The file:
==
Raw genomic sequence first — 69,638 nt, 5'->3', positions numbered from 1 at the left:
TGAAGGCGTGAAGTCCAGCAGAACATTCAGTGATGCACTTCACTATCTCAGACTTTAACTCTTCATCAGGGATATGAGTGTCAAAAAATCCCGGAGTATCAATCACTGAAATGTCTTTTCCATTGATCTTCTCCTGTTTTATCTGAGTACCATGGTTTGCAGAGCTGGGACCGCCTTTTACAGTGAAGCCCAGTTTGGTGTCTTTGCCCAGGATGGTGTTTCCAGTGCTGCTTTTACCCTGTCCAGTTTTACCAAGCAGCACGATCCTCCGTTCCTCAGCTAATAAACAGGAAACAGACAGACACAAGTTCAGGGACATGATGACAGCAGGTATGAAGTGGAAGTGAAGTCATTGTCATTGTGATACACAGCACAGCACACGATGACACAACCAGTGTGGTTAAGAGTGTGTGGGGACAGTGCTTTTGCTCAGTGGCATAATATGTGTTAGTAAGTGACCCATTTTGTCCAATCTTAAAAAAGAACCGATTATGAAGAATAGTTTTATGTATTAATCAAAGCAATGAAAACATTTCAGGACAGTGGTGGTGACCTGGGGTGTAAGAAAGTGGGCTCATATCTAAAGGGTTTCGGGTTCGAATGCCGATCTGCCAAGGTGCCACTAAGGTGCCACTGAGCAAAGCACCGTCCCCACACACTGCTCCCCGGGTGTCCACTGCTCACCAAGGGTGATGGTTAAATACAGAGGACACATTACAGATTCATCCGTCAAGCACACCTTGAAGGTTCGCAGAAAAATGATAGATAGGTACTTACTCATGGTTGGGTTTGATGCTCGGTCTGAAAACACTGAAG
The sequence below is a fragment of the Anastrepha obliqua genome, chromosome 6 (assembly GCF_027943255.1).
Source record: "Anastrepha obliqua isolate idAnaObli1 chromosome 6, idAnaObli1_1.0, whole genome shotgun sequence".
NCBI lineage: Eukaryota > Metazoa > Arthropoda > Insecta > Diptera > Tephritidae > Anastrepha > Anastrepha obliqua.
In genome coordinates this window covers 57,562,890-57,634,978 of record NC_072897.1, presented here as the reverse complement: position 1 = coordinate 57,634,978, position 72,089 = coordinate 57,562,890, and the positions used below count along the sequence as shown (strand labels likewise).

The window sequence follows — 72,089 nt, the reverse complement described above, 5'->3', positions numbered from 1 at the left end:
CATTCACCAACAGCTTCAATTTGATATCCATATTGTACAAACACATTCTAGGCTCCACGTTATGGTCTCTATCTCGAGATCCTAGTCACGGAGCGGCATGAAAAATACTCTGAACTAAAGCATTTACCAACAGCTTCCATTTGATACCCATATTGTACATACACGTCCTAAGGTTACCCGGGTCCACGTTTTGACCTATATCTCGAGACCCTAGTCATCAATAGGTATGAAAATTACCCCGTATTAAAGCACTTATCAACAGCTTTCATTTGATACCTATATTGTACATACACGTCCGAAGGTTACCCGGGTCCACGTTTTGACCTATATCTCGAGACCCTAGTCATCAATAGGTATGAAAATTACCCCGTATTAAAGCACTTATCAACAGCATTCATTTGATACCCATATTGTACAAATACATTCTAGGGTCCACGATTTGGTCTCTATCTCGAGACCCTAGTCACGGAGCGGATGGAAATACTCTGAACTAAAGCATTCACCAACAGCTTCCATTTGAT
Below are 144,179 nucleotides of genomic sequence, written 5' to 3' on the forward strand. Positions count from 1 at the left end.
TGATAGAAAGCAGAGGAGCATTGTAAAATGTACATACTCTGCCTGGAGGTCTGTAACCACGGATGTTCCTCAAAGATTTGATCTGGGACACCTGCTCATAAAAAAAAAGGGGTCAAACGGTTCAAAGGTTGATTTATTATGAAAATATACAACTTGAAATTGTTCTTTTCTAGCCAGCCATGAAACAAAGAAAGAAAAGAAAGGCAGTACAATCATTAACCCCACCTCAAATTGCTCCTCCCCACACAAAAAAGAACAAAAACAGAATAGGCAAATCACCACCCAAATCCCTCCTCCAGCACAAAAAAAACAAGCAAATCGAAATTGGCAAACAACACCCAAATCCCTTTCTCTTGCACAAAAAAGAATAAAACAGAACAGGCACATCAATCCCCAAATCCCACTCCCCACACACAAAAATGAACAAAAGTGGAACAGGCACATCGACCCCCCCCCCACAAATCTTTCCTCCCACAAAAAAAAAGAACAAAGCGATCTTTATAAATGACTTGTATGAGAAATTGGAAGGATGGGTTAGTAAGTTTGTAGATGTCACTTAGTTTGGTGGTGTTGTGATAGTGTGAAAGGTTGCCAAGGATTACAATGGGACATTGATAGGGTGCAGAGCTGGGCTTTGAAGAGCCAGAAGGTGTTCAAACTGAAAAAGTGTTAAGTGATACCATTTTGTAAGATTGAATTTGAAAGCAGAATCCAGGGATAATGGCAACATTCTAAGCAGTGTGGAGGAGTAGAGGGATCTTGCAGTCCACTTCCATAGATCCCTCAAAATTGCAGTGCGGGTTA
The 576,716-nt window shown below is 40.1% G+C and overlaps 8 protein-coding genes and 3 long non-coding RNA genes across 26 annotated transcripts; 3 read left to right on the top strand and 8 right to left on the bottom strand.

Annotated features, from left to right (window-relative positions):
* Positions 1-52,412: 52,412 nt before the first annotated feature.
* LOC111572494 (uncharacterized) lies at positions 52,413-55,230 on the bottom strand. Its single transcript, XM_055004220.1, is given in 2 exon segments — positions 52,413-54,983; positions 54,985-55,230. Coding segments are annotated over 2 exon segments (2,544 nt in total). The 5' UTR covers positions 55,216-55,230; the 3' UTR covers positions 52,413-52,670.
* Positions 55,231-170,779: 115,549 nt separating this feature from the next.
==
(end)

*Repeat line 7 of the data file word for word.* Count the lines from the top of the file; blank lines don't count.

The window sequence follows — 72,089 nt, the reverse complement described above, 5'->3', positions numbered from 1 at the left end: